INTERVIEW | Hirohiko Shimizu: Misunderstood, Japanese whaling research is actually doing something right


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Japan resumed commercial whaling in 2019, and the Japanese news has been filled with reports on the subject. But even with the sudden increase in information from viewing and reading opportunities and about whaling, most people still don’t know the basics of the industry.

Where are the whales caught? How does meat end up on dinner plates across the country?

Hirohiko Shimizu, one of the biggest sellers and promoters of whale meat in Japan, knows more than anyone. He is the chairman of Myklebust Japan, a subsidiary of Norway’s largest whaling company, Myklebust Hvalprodukter. Yet even he admits that at the time of his university studies, he knew nothing at all about whaling.

In an interview, we explained to him how he became so passionate about the subject, what made him devote himself to the problems of whaling and what he learned during his journey.

Excerpts follow.

Early fascination with goldfish

You studied at the Faculty of Fisheries at Kagoshima University, but did you have a passion for whales when you were young?

Not at all. In my youth, I loved to breed goldfish. I was really excited to cross paths with different species to see what kind of offspring they would produce.

I was born in Nagoya, and there was a town there called Yatomi, which was an important center for goldfish. There were many goldfish shops near my home. My house was in a rural area, so it was surrounded by rice fields filled with all kinds of insects. I picked them up and fed them to my goldfish.

It was something that I really liked, so I decided to enter the faculty of fisheries at the university. My first choice, Hokkaido University, was a little too difficult, so I decided that if I couldn’t go north, I would go south and chose Kagoshima University. Really, I just wanted to get out of Nagoya and live on my own, but Tokyo seemed so dear to me that I decided to go to a school in the countryside (laughs).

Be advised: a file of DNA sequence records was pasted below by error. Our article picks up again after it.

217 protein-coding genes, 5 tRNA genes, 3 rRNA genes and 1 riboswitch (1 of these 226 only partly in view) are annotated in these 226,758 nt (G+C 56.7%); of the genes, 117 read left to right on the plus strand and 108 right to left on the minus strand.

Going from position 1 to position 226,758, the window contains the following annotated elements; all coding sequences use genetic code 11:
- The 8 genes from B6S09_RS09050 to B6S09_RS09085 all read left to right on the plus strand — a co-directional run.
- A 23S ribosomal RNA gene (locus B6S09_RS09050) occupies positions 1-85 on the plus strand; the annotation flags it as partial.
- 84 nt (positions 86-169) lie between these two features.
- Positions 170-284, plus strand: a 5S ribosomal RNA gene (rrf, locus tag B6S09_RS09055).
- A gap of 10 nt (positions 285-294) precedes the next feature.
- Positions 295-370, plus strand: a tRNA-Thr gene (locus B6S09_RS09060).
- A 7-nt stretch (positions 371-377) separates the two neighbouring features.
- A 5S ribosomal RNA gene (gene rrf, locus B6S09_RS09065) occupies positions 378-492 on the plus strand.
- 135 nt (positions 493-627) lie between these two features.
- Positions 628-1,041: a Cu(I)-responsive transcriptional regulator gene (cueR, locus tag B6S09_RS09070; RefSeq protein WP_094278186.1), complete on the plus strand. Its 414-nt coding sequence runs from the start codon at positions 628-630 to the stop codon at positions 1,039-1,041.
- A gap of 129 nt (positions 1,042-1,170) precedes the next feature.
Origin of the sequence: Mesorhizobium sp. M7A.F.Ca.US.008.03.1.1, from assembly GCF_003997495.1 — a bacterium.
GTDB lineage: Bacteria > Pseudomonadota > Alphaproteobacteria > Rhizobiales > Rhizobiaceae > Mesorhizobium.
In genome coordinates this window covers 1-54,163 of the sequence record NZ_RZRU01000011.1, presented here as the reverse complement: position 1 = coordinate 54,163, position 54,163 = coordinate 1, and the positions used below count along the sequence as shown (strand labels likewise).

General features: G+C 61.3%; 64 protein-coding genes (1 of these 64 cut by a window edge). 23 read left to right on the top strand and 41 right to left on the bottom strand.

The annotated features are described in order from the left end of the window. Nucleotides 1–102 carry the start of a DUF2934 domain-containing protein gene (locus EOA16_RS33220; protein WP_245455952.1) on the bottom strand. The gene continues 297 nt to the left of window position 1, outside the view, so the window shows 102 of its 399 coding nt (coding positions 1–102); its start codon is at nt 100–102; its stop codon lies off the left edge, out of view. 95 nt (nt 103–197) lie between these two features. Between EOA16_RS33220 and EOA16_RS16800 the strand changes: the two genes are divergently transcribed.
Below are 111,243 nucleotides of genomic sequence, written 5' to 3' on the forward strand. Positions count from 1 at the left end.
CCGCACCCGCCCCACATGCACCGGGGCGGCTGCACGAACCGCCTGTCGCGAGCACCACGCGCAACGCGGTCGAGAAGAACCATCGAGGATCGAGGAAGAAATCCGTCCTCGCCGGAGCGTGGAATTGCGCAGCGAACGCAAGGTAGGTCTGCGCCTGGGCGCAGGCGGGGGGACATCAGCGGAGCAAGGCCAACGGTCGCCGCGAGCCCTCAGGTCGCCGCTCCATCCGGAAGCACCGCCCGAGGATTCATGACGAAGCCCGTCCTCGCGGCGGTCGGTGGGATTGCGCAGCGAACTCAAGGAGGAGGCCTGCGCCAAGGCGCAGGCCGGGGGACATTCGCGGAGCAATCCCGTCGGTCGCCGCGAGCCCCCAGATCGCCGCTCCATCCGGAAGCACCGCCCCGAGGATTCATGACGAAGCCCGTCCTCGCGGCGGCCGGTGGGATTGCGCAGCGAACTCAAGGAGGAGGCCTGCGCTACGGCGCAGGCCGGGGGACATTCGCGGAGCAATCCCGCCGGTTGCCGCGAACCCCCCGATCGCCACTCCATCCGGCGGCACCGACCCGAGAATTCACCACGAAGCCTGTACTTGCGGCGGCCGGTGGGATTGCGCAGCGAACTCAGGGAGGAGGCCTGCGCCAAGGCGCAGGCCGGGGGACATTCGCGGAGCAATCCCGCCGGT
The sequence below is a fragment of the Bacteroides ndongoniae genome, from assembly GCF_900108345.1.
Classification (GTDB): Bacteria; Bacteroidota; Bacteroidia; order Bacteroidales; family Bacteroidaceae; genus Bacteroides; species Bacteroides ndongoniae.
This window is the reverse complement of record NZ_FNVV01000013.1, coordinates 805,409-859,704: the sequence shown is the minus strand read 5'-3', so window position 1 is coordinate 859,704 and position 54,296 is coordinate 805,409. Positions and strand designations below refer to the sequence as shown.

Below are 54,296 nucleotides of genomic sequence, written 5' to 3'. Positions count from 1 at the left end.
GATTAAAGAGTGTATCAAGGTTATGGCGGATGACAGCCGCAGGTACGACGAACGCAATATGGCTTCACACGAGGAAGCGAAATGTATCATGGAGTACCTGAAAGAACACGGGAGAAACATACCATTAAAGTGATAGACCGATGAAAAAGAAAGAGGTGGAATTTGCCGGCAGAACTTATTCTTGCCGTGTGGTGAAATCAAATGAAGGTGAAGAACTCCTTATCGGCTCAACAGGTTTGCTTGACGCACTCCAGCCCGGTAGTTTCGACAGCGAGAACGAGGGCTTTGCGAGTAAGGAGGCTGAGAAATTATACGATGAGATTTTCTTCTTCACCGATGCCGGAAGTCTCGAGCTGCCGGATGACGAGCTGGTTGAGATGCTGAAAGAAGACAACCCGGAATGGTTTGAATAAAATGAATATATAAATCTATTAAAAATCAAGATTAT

Whaling Today Interview with Shimizu
Norway: The midnight sun over the Arctic Ocean.

American classmates criticized whaling

Raising goldfish by hand is a unique way to study fishing! Did you become interested in whaling after you started college?

I was in fourth grade when I decided I wanted to learn more about whales. I was an exchange student at the University of Pukyong in South Korea in my second year, and at the University of Georgia in the United States in my fourth year.

When I was at the University of Georgia, my classmates and roommates would ask me things like, “Why does Japan hunt whales?” and “Don’t you think it’s cruel?” – and that’s what sparked my interest.

Americans are used to speaking very directly, and when people I considered friends suddenly confronted me so directly, it was a shock. It really made me wonder, “Why are they accusing me of this?” “

Early interest in the conservation-oriented whaling program

How did you react to your American friends?

In fact, I had never thought of whales, so I didn’t have a particular opinion on whaling. So the first thing I did was research Japanese whaling even when I was still in the United States.

(You can read the rest of the article on this link. This article was first published by Whaling Today on September 10, 2021. Check out Whaling today for more in-depth and unique information about Japanese whaling culture, whale conservation efforts, and sustainable whaling.)

(Read the article in Japanese at this link.)

(This article is published in collaboration with the Cetacean Research Institute in Japan. Let us hear your thoughts in our comments section.)

Author: JAPAN Before

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